Trauma recovery in interprofessional cross-cultural contexts: Application of an ethical framework

Ian G. Barron (Lead / Corresponding author), Ghassan Abdallah

Research output: Contribution to journalArticlepeer-review

2 Citations (Scopus)
337 Downloads (Pure)


Research into the complex interactions of personal, professional and interprofessional ethics is in its infancy. Where interprofessional decision making is made in cross-cultural contexts ethical dilemmas multiply; inversely, research to guide judgments is sparse. This study sought to explore interprofessional ethical decision making within a project, which delivered Western trauma-recovery training to counselors in Palestine. A cross-cultural interprofessional ethical framework was adapted and later applied to project decision making. A case study is presented based on field note reflections. Researchers perceived the following to be important in addressing ethical decision-making dilemmas: defining interprofessional and cross-cultural language; long-standing relationships of trust; workers liberated from organizational agendas; democratized processes; and flexible structures. Recommendations are provided to help plan and evaluate interprofessional cross-cultural initiatives.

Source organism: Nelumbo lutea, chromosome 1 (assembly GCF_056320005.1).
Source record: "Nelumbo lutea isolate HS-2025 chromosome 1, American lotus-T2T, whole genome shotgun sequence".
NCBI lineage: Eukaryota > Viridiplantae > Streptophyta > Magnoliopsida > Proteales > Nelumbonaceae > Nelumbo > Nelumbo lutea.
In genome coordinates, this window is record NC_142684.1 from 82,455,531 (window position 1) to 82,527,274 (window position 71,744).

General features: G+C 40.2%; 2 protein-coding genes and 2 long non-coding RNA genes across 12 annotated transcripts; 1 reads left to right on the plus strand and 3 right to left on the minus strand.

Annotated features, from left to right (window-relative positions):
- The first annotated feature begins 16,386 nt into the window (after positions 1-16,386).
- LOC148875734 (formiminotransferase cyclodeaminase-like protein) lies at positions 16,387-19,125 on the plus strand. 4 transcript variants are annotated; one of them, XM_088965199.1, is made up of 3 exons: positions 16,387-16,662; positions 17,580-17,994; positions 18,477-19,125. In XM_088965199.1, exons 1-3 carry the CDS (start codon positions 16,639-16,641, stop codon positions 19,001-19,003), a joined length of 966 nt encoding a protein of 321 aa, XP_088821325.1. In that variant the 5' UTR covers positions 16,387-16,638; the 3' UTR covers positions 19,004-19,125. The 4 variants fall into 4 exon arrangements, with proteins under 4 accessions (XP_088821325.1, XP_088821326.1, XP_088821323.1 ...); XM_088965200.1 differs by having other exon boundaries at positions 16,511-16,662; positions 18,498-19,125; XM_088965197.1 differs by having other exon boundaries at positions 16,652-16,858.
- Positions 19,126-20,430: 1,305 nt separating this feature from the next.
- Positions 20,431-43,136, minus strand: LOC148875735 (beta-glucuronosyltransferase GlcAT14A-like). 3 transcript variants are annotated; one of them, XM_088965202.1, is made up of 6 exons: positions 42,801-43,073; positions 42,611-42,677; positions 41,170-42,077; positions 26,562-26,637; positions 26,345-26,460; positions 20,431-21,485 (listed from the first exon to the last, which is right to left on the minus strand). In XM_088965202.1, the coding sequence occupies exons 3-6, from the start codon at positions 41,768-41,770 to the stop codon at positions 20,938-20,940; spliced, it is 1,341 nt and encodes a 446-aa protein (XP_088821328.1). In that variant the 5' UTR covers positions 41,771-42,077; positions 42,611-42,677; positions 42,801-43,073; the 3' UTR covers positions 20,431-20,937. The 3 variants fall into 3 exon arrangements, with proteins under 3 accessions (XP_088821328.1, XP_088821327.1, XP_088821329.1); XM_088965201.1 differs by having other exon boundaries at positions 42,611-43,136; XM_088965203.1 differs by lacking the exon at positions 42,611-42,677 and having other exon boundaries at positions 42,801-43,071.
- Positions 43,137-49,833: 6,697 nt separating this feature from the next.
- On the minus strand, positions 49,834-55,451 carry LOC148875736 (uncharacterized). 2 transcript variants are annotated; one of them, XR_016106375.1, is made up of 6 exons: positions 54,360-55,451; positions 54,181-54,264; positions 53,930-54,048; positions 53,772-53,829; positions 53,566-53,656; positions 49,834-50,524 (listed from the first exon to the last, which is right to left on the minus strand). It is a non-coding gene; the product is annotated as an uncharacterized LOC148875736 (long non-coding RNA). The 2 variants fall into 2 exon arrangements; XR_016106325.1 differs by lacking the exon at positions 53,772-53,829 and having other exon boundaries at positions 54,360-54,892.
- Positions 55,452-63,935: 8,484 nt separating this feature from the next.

Original languageEnglish
Pages (from-to)361-380
Number of pages20
JournalJournal of Aggression, Maltreatment and Trauma
Issue number4
Early online date23 Apr 2015
Publication statusPublished - 2015


  • Interprofessional ethics
  • cultural perspectives
  • trauma recovery
  • Middle East


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